Faces of West County: Art Moura

Photo and Interview by Steve Einstein, Sonoma West Times & News, March 21, 2021

Art is quite a character. A sweet, inventive and talented character.

He is someone who stands out a bit among us, at the check-out line at the hardware store, at the art supply store, or just taking his garbage out to the street. It’s not just Art’s distinctive billy-goat-like beard. It’s the whole quirky guy.

He’s the sort of guy who hasn’t met an old wooden table leg, or a broken ax handle, that he can’t make into a piece of art.

Let’s meet him.

Where and when were you born, Art?

San Jose, in ’53. I’m 67.

Where’s your family from?

All four of my grandparents came from the Azore Islands. (They are due west of Portugal). They all came at the turn of the century. I’ve been back to the Azores once looking for distant family.

When and how did you get here to the west county?

It was back in 2000. My wife at the time, Thalia, had a cousin up here, and we figured it was a good place to bring up our two kids.

Aja, our daughter, still lives around here. (In fact, Aja called Art a few times during our conversation. She’s working on a video that is going to be a part of an upcoming art exhibit of Art’s later this Spring.)

Where is home?

Sebastopol is now, but it was the Salinas Valley growing up. My dad was a dairy worker. We’d move every few years. Dad had a drinking problem. Let’s just say that that was disruptive.

I grew up with two sisters, and a half sister who I discovered later. Two are still alive.

You’re a very devoted artist. Everything you do is artistic. It’s clearly your passion and life’s work. Can you support yourself with art?

I was an electronic technician for 35 years, but art has been my outlet for a long time. When I was much younger, like six, my mother said she saw the artist in me. As a teenager, I frequently got into trouble. I used art to steer myself away from drugs.

Did drugs sneak into your life anyhow?

Yeah, drugs crept in. But it was also part of the age that we grew up in, even in Salinas. Speed, acid and beyond. It probably influenced my art, then and now.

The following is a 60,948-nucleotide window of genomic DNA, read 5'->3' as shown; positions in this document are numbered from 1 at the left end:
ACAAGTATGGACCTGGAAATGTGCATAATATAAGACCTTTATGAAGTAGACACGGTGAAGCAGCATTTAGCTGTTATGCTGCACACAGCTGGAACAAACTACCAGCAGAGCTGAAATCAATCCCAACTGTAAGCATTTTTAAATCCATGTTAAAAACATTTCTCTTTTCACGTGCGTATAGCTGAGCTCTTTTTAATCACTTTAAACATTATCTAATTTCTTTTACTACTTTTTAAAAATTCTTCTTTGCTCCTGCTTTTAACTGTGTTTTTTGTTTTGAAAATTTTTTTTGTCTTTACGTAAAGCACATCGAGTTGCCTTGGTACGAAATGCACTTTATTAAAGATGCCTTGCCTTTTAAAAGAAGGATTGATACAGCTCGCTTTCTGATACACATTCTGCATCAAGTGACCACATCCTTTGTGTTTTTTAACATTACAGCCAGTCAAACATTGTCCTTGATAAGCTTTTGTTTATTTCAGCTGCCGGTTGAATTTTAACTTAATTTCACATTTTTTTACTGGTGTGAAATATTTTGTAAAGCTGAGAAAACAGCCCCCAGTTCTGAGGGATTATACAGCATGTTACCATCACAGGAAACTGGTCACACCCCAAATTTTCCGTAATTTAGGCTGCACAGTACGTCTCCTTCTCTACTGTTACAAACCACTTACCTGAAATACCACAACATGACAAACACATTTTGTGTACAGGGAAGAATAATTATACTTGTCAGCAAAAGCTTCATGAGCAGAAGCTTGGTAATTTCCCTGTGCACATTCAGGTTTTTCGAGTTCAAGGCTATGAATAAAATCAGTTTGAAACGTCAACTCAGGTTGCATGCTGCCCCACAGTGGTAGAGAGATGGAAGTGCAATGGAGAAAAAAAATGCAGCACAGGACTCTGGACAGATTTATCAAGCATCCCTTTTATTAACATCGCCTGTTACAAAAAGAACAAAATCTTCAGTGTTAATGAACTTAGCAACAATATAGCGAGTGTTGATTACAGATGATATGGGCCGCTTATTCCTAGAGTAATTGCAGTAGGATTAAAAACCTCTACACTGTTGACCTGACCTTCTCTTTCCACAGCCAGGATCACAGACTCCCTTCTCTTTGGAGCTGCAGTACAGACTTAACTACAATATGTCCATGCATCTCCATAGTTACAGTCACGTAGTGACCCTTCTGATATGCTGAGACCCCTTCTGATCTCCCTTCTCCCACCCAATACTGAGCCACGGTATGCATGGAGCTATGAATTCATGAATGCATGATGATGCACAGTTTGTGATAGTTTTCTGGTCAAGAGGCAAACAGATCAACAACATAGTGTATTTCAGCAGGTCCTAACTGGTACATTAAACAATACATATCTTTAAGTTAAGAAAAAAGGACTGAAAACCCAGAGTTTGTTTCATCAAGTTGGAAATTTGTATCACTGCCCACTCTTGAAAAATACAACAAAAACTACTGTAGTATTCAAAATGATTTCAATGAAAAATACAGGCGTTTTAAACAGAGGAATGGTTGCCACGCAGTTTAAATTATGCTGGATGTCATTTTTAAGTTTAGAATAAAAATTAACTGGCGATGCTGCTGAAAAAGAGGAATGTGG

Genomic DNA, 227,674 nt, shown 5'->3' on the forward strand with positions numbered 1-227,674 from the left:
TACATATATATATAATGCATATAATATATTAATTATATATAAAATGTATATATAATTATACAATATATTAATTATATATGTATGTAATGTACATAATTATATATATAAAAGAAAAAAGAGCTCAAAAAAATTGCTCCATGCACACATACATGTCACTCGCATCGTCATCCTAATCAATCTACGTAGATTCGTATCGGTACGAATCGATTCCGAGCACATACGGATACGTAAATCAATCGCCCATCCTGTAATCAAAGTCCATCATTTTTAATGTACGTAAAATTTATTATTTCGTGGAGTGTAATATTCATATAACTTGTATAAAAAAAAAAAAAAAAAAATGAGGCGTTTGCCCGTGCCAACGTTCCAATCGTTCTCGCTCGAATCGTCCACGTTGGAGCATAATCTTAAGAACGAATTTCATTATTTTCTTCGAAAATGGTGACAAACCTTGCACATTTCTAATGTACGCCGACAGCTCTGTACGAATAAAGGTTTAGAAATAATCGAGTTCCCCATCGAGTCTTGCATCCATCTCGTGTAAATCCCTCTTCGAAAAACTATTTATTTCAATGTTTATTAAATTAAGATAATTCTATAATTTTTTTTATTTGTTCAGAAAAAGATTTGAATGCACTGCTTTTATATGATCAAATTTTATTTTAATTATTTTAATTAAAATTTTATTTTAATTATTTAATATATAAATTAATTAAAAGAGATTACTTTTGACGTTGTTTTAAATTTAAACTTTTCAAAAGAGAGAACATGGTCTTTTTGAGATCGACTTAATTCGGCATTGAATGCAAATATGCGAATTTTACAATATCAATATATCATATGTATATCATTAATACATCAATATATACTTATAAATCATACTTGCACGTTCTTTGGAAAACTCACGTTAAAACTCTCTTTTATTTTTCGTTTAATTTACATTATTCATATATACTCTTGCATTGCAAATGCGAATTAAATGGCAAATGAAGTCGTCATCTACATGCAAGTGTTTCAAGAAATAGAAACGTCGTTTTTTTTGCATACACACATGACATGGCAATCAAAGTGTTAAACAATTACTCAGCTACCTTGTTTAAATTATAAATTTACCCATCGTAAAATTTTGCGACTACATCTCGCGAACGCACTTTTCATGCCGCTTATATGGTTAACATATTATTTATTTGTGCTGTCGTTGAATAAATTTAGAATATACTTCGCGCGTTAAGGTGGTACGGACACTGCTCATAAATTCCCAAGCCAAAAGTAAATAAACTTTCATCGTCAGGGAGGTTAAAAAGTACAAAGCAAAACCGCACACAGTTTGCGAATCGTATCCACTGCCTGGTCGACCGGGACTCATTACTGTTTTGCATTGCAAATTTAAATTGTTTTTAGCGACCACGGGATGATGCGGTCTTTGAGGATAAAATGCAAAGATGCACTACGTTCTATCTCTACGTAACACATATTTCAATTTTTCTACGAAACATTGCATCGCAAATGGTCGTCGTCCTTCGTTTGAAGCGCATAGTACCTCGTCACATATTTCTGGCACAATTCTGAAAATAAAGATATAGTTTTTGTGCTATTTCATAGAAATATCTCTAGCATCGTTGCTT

You showed me your studio that is just crammed with your pieces, large and small, but in general, you don’t promote your stuff. No Art Trails, no online presence, no brochures.

That’s true, but actually, I’m going to have a show in Healdsburg at the Hammerfriar Art Gallery later this spring. I’m pretty excited about that.

Your art frequently seems voodoo-like, or has this mystical/magical essence to it. What’s that about?

I like African and oceanic art, but I really don’t want to appropriate those styles. On the other hand, I can’t deny that they are present in my stuff.

Do you support yourself with your art?

I rent out most of my house. No way could I just survive on Social Security and the little I bring in selling art … But I’m not money driven. It’s art that drives me. That’s where my satisfaction comes from. People appreciating my work is a big deal for me. Being paid for it is great, but it’s not the point.

What happened to the art car you used to drive around town? (It was the one with lots of ghost-like figures adorning it.)

Yeah, no more. It got destroyed in a demolition derby at the fairgrounds a few years ago. I like to say that it went out fighting. (Art laughs.)

How has COVID impacted your work and life?

I’m more isolated than I was before, but I was never a big socialite. I like people. I have friends. I still see some of them. But COVID has made life so much less spontaneous. I’m getting my first shot tomorrow.

I got Hector, my dog, in February of ’20 from Muttville. (A shelter and rescue for senior dogs.) Then the virus hit, and I got worried that old Hector had finally found a good home, but that he’d need another one after my COVID-related demise. I really didn’t want to be another bad luck event in Hector’s life. It’s silly, but that’s what I was feeling.

Do you feel like you’re about to get freed, having the vaccine in you?

Oh yeah.

Do you trust the vaccine?

Well, more than not getting it, so I guess I do. But the variants are going to be with us for years. Maybe forever?

This is a weird time. If I were younger, I’m not sure I’d want to bring children into this world. But who knows? Maybe we’ll get it together.

Are your kids interested in having kids?

My son is 26. Concern about climate change influences his desire to be a parent, but he’s not in a place to do that anyhow right now. I think our daughter has kids on her radar, but I think climate change has lots of people like her questioning it.

Tell us something we wouldn’t have guessed about you.

Well, I drove a tractor off a small cliff when I was just nine. I was helping by father move sprinklers, and then headed for the edge of the road which collapsed. The next thing I knew, I was waking up from under a tractor. My mom says I limped all summer, but that was about it for me. They never used that tractor again.

And I worked at a local water buffalo dairy out in Tomales last year. It felt like a loop back to my childhood, in a good way.

Hey Art, thanks for sitting with us. And good luck with that show up in Healdsburg.

Though the dates of Art’s show aren’t clear yet, The Hammerfriar Art Gallery is at 132 Mill St. in Healdsburg. 707-473-9600.

If Art had an extra $20, he’d send it to: Muttville Senior Dog Rescue  255 Alabama St. San Francisco, 94103    415-272 4172

This article was produced by Sonoma West Times & News, the hometown newspaper of Sebastopol and west county since 1889. See more news at sonomawest.com